SENATOR THE HON PENNY WONG

LEADER OF THE OPPOSITION IN THE SENATE

SHADOW MINISTER FOR FOREIGN AFFAIRS

LABOR SENATOR FOR SOUTH AUSTRALIA

SPEECH

13 November 2017

SPEECH ON MOTION TO ESTABLISH A CITIZENSHIP REGISTER

SENATE CHAMBER

CANBERRA

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Thank you Mr President.

Well I’m very glad we end on the lack of integrity because I can tell you where the lack of integrity is, it is here, right here. With a Government that has been dragged kicking and screaming to having any disclosure on this issue.

You know why we’ve got this motion agreed today, do you know why? Because the government’s picked up the Labor Party’s proposal. That is why we’ve got this here.

I like the fact that the Leader of the Government in the Senate is telling me otherwise – you wouldn’t know because you weren’t in the negotiations. You weren’t part of it, you were left out.

The reality is this: the Prime Minister has been dragged kicking and screaming to this point, kicking and screaming to the point of requiring appropriate disclosure.

He was not able – we weren’t able in the meeting to come to agreement. He appropriately asked Senator Cormann to deal with Mr Shorten and now we have an agreement which reflects two important things.

The first is a higher standard of disclosure than the government proposed. You don’t have to take my word for it. Have a look at what Mr Turnbull put out on the Monday and have a look at what we’re voting on.

The second issue is the date. The date is the first of December.

I went out and did a press conference after the Prime Minister put out his proposal and I made the point that under the dates he was proposing, he was going to try and skate through past Christmas before he actually told people anything.

Want to talk about a lack of integrity.

The Prime Minister put out a test that had a subjective test, limited disclosure and a date that kicked this off until after Christmas.

Well, we are pleased that they’ve seen some sense.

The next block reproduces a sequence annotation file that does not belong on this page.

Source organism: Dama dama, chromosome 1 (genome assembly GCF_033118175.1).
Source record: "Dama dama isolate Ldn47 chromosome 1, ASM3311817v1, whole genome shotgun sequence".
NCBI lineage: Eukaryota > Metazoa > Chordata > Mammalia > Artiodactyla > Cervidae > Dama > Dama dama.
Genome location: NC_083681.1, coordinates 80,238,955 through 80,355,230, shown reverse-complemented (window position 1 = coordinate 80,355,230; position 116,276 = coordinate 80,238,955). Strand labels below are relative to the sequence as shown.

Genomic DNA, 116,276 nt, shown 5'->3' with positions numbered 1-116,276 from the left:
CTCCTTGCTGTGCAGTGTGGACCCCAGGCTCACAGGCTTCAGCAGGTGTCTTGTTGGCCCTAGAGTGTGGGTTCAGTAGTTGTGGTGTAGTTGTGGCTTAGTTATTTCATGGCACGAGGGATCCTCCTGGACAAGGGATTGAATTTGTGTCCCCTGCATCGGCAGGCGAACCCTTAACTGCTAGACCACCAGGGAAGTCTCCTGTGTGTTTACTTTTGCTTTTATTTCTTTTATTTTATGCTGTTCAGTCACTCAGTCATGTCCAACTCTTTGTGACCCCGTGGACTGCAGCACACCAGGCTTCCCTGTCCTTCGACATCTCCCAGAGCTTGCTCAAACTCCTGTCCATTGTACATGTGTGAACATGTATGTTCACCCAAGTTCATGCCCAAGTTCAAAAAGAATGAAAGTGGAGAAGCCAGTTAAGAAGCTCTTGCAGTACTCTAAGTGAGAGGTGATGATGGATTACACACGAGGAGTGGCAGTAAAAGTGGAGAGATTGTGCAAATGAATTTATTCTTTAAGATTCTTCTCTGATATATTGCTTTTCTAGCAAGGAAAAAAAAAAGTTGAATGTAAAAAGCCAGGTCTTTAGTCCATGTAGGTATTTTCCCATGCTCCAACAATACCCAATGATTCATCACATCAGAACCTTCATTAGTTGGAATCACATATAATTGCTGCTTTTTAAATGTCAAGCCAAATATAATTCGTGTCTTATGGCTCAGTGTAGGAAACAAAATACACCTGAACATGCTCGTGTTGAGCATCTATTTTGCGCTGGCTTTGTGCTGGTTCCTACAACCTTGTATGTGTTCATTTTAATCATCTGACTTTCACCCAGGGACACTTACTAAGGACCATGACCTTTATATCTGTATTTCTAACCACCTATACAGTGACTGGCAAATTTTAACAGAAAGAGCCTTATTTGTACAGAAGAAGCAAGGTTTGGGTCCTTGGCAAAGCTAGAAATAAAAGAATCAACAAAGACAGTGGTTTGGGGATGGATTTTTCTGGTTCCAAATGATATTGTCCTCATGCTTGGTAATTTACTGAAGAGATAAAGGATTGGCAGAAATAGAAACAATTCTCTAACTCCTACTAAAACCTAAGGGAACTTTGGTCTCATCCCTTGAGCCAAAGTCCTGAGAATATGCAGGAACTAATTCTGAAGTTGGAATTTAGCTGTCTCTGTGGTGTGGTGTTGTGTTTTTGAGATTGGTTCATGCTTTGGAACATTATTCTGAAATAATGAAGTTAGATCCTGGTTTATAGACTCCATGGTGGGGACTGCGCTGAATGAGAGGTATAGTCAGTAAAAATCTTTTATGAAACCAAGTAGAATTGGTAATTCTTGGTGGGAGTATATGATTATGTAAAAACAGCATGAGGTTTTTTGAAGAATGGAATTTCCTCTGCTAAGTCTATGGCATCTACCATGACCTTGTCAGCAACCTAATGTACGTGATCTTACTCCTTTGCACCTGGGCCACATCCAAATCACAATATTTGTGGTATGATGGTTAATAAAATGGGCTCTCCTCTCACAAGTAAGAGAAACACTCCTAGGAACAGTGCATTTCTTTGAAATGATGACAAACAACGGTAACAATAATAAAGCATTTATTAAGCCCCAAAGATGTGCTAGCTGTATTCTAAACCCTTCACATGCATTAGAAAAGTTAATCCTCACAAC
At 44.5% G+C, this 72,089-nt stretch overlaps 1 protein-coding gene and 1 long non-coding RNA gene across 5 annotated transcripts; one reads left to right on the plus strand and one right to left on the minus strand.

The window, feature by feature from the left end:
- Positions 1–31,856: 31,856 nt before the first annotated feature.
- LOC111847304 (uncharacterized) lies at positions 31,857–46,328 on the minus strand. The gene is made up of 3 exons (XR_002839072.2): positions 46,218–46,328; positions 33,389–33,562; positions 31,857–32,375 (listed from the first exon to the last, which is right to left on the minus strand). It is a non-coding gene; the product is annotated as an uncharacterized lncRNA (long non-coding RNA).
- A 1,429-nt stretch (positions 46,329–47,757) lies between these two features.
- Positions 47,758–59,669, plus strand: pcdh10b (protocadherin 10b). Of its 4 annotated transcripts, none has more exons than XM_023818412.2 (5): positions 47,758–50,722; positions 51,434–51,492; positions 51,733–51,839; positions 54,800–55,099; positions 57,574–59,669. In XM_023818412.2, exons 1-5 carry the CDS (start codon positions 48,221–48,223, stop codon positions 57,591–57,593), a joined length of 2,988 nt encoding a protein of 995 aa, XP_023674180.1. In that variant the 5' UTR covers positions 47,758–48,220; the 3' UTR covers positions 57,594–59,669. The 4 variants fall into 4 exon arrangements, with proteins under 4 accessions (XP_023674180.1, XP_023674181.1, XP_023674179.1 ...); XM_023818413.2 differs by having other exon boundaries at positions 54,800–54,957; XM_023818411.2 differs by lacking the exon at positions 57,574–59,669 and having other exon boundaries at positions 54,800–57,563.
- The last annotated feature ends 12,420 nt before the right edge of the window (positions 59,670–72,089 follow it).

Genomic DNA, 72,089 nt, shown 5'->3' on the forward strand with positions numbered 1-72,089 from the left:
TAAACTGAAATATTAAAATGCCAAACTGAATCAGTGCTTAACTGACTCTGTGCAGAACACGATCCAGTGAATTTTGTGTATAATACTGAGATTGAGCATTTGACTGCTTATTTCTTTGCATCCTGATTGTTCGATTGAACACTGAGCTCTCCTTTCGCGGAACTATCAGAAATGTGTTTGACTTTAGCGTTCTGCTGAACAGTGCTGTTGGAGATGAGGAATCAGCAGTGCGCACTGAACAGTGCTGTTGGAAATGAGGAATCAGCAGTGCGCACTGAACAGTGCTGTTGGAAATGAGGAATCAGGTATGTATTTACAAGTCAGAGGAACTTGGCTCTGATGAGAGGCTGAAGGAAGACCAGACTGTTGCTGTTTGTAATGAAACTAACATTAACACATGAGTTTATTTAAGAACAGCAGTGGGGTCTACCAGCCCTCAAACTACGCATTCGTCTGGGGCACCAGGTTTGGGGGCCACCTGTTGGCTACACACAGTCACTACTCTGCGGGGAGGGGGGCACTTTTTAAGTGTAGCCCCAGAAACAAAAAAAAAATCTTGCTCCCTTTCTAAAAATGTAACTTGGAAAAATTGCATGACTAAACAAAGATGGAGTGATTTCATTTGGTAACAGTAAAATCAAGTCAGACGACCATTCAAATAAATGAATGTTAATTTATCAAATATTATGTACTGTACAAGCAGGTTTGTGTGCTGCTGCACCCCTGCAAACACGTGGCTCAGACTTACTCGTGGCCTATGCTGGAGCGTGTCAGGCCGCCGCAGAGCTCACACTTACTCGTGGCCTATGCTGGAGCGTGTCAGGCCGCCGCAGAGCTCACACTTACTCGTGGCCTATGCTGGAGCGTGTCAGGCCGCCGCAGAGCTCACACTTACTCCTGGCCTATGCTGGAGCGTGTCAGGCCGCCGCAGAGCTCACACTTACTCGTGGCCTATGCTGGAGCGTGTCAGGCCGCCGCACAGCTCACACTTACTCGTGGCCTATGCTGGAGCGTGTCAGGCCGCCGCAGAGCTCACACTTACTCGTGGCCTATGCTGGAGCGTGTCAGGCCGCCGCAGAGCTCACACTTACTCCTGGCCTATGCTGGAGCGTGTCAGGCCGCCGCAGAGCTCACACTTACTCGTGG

The Prime Minister was dragged kicking and screaming to this. It’s a good deal because it’s what Labor proposed and the government has signed off to that but it says everything about the Prime Minister, that he had to find someone else to negotiate it with the Opposition.

I’m not sure, frankly, we would have been able to get a stronger process in place if he was still negotiating but leave that to one side.

What have we seen since this motion was first tabled today? I really enjoyed Ms Bishop and Mr Pyne out there claiming credit for it.

I know Ms Bishop is good at creating fantasies, a bit like the New Zealand conspiracy but somehow, although she’s had no involvement, she’s now claiming credit for it. But, I suppose, if you look at Newspoll today, it might give an indication about the agenda there.

The reality is that this would not have occurred if Labor had not proposed a universal disclosure regime.

he reason we did is because once it became clear that the President of the Senate had sat on information—with the knowledge of a Cabinet Minister—which rendered him ineligible, the cover-up meant that the usual process around the Parliament dealing with these matters appropriately had to be enforced with a more stringent procedure.

That is why Labor proposed a universal disclosure and that is why we will be supporting this motion.

I do enjoy Senator Brandis’ lectures—I’m sure we all do! ‘Mendacious’ might be an unparliamentary term, so ‘inaccuracy’ might be the term I use, in deference to you, Acting Deputy President.

I like the way he told Senator Di Natale and Senator Whish-Wilson that he’d never said anything negative about the Greens. I don’t think that’s true.

He actually said in the chamber on 15 August that he thought former senators Ludlam and Waters had acted a little prematurely. Do you remember that? Acted a little prematurely and he was all ‘We know better, they acted prematurely’.

It is enjoyable to get a lecture from the Attorney-General of the Commonwealth about the operation of the law when he was assuring anybody who spoke to him, privately or publicly, that the legal advice the Government had was very strong and all of the Government Senators and MPs were going to be fine.

It’s good to get a lecture, isn’t it, from the government about their understanding of the law when we had a Prime Minister who, on the floor of the House of Representatives, said that the Deputy Prime Minister was going to be fine, he was going to be eligible and “the High Court will so hold” and “the High Court will so hold”.

That’s what the Prime Minister said.

Now, he wants Australians to accept his word about what height the High Court means.